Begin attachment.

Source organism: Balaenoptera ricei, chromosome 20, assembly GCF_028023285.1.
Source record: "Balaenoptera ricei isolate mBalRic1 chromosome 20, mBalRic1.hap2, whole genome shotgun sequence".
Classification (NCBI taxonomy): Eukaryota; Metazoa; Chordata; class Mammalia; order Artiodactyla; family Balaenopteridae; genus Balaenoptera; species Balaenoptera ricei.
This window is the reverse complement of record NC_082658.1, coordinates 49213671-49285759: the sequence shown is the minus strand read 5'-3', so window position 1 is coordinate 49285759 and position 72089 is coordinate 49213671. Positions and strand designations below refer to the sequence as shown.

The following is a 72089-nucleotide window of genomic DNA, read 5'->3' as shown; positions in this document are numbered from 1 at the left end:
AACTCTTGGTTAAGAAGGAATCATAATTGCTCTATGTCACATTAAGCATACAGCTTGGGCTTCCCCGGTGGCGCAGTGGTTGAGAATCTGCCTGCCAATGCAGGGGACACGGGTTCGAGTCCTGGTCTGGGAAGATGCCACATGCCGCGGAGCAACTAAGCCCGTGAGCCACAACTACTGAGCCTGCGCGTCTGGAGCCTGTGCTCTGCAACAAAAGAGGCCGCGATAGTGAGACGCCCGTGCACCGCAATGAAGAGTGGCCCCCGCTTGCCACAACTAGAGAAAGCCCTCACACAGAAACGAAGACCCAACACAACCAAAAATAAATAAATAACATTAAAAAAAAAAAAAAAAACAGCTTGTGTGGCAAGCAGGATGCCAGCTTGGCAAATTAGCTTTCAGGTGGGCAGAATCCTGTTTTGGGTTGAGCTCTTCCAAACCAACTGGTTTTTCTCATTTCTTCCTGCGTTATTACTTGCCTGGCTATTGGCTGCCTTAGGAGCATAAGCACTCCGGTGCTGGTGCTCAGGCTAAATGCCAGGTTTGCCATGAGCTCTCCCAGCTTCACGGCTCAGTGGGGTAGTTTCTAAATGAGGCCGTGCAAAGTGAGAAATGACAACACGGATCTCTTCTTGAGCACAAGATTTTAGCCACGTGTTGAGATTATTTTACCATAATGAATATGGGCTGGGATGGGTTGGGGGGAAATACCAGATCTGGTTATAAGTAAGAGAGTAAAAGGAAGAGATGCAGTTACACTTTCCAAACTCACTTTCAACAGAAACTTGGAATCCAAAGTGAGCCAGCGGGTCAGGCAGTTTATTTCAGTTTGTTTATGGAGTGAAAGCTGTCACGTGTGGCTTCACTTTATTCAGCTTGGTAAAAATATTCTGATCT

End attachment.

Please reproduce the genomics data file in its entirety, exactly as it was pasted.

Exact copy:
Source organism: Balaenoptera ricei, chromosome 20, assembly GCF_028023285.1.
Source record: "Balaenoptera ricei isolate mBalRic1 chromosome 20, mBalRic1.hap2, whole genome shotgun sequence".
Classification (NCBI taxonomy): Eukaryota; Metazoa; Chordata; class Mammalia; order Artiodactyla; family Balaenopteridae; genus Balaenoptera; species Balaenoptera ricei.
This window is the reverse complement of record NC_082658.1, coordinates 49213671-49285759: the sequence shown is the minus strand read 5'-3', so window position 1 is coordinate 49285759 and position 72089 is coordinate 49213671. Positions and strand designations below refer to the sequence as shown.

The following is a 72089-nucleotide window of genomic DNA, read 5'->3' as shown; positions in this document are numbered from 1 at the left end:
AACTCTTGGTTAAGAAGGAATCATAATTGCTCTATGTCACATTAAGCATACAGCTTGGGCTTCCCCGGTGGCGCAGTGGTTGAGAATCTGCCTGCCAATGCAGGGGACACGGGTTCGAGTCCTGGTCTGGGAAGATGCCACATGCCGCGGAGCAACTAAGCCCGTGAGCCACAACTACTGAGCCTGCGCGTCTGGAGCCTGTGCTCTGCAACAAAAGAGGCCGCGATAGTGAGACGCCCGTGCACCGCAATGAAGAGTGGCCCCCGCTTGCCACAACTAGAGAAAGCCCTCACACAGAAACGAAGACCCAACACAACCAAAAATAAATAAATAACATTAAAAAAAAAAAAAAAAACAGCTTGTGTGGCAAGCAGGATGCCAGCTTGGCAAATTAGCTTTCAGGTGGGCAGAATCCTGTTTTGGGTTGAGCTCTTCCAAACCAACTGGTTTTTCTCATTTCTTCCTGCGTTATTACTTGCCTGGCTATTGGCTGCCTTAGGAGCATAAGCACTCCGGTGCTGGTGCTCAGGCTAAATGCCAGGTTTGCCATGAGCTCTCCCAGCTTCACGGCTCAGTGGGGTAGTTTCTAAATGAGGCCGTGCAAAGTGAGAAATGACAACACGGATCTCTTCTTGAGCACAAGATTTTAGCCACGTGTTGAGATTATTTTACCATAATGAATATGGGCTGGGATGGGTTGGGGGGAAATACCAGATCTGGTTATAAGTAAGAGAGTAAAAGGAAGAGATGCAGTTACACTTTCCAAACTCACTTTCAACAGAAACTTGGAATCCAAAGTGAGCCAGCGGGTCAGGCAGTTTATTTCAGTTTGTTTATGGAGTGAAAGCTGTCACGTGTGGCTTCACTTTATTCAGCTTGGTAAAAATATTCTGATCT